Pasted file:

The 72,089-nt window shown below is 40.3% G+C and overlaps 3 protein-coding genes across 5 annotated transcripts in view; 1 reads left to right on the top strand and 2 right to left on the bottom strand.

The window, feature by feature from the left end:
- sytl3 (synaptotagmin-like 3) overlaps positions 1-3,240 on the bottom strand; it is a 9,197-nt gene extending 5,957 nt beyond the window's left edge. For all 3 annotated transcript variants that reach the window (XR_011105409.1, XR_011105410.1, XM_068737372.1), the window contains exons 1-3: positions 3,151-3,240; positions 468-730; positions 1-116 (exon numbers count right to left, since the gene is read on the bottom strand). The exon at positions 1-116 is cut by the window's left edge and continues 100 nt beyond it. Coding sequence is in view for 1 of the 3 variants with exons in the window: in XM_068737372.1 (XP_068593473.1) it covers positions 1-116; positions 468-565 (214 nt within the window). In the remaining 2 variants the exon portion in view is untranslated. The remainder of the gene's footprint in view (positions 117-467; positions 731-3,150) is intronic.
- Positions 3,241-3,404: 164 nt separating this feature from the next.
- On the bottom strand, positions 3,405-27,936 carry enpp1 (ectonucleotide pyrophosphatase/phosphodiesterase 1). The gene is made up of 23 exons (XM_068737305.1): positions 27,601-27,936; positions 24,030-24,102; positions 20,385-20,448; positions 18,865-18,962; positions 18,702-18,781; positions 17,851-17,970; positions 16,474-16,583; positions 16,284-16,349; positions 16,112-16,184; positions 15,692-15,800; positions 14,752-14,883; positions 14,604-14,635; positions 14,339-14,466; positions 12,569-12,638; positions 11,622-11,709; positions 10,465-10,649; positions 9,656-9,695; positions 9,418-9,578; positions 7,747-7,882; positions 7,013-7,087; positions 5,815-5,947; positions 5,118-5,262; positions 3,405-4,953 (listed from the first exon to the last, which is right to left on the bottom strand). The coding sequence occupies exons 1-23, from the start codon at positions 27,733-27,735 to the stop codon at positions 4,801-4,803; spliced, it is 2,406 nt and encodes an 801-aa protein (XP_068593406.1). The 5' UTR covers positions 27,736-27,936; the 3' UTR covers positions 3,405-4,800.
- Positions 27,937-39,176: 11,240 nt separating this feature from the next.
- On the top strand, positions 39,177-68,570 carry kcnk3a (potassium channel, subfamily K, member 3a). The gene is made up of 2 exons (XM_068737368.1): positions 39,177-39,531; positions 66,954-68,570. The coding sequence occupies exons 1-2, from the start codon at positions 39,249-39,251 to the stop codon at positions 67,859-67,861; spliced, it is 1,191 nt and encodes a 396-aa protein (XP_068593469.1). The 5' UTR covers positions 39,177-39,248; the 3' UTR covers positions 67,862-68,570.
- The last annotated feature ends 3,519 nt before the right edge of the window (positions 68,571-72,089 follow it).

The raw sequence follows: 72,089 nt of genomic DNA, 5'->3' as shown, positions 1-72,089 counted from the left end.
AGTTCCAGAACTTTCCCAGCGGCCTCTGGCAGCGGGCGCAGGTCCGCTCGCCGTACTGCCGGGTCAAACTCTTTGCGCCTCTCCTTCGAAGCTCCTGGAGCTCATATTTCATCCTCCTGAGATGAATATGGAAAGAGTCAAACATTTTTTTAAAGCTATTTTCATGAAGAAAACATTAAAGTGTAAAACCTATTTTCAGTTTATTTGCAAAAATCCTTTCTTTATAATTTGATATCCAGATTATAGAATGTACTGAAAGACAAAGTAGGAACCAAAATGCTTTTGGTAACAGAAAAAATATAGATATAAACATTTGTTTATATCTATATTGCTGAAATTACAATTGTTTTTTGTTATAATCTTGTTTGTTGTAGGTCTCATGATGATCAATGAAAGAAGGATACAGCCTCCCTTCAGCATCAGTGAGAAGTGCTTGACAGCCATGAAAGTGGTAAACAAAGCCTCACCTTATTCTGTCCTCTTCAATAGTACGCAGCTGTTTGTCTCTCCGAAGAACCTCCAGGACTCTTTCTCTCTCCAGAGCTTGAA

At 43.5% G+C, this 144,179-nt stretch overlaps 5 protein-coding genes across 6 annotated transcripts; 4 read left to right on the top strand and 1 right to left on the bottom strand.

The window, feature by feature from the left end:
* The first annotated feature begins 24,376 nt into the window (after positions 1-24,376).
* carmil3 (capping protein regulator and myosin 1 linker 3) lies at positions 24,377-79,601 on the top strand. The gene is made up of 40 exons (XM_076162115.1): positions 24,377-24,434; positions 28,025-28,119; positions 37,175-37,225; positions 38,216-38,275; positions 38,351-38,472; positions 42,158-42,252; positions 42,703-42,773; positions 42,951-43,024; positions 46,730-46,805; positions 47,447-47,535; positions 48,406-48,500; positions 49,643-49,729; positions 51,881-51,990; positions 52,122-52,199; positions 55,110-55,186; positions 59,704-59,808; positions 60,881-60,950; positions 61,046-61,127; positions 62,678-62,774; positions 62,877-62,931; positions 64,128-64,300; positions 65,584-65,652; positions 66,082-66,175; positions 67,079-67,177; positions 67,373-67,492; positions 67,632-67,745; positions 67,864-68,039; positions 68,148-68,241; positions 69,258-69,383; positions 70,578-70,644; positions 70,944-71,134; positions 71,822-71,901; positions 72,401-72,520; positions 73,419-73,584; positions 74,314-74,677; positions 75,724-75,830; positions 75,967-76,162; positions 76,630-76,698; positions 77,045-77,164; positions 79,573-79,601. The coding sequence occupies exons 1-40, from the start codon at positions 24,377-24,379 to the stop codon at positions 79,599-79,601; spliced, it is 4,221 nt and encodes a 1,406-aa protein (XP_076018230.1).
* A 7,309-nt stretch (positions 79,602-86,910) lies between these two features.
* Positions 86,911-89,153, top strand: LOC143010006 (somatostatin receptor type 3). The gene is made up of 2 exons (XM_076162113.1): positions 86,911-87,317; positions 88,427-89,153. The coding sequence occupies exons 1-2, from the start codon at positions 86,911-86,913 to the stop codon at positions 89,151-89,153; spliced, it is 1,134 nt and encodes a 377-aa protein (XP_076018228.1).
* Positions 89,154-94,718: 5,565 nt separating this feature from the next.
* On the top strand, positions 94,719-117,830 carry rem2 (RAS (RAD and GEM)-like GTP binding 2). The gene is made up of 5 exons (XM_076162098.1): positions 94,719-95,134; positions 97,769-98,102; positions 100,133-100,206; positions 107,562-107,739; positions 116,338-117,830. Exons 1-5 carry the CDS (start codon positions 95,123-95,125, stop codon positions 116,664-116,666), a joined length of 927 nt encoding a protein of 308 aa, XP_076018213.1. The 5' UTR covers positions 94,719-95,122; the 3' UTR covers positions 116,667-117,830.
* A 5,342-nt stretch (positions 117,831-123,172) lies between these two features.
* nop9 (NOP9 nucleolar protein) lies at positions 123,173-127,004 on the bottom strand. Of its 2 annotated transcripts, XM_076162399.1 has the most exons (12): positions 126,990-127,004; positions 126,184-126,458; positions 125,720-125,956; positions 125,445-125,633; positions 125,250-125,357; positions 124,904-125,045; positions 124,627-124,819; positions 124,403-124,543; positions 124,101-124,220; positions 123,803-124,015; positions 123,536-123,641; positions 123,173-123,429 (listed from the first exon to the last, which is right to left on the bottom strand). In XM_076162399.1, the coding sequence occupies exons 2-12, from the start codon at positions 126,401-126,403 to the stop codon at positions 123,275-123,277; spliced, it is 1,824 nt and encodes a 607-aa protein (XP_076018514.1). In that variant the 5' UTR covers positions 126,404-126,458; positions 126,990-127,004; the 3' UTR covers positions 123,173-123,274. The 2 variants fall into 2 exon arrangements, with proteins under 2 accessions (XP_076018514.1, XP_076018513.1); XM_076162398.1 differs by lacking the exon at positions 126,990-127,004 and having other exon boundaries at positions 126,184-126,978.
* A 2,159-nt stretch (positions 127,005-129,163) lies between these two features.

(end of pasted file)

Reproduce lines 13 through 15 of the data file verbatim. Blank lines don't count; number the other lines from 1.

* The first annotated feature begins 24,376 nt into the window (after positions 1-24,376).
* carmil3 (capping protein regulator and myosin 1 linker 3) lies at positions 24,377-79,601 on the top strand. The gene is made up of 40 exons (XM_076162115.1): positions 24,377-24,434; positions 28,025-28,119; positions 37,175-37,225; positions 38,216-38,275; positions 38,351-38,472; positions 42,158-42,252; positions 42,703-42,773; positions 42,951-43,024; positions 46,730-46,805; positions 47,447-47,535; positions 48,406-48,500; positions 49,643-49,729; positions 51,881-51,990; positions 52,122-52,199; positions 55,110-55,186; positions 59,704-59,808; positions 60,881-60,950; positions 61,046-61,127; positions 62,678-62,774; positions 62,877-62,931; positions 64,128-64,300; positions 65,584-65,652; positions 66,082-66,175; positions 67,079-67,177; positions 67,373-67,492; positions 67,632-67,745; positions 67,864-68,039; positions 68,148-68,241; positions 69,258-69,383; positions 70,578-70,644; positions 70,944-71,134; positions 71,822-71,901; positions 72,401-72,520; positions 73,419-73,584; positions 74,314-74,677; positions 75,724-75,830; positions 75,967-76,162; positions 76,630-76,698; positions 77,045-77,164; positions 79,573-79,601. The coding sequence occupies exons 1-40, from the start codon at positions 24,377-24,379 to the stop codon at positions 79,599-79,601; spliced, it is 4,221 nt and encodes a 1,406-aa protein (XP_076018230.1).
* A 7,309-nt stretch (positions 79,602-86,910) lies between these two features.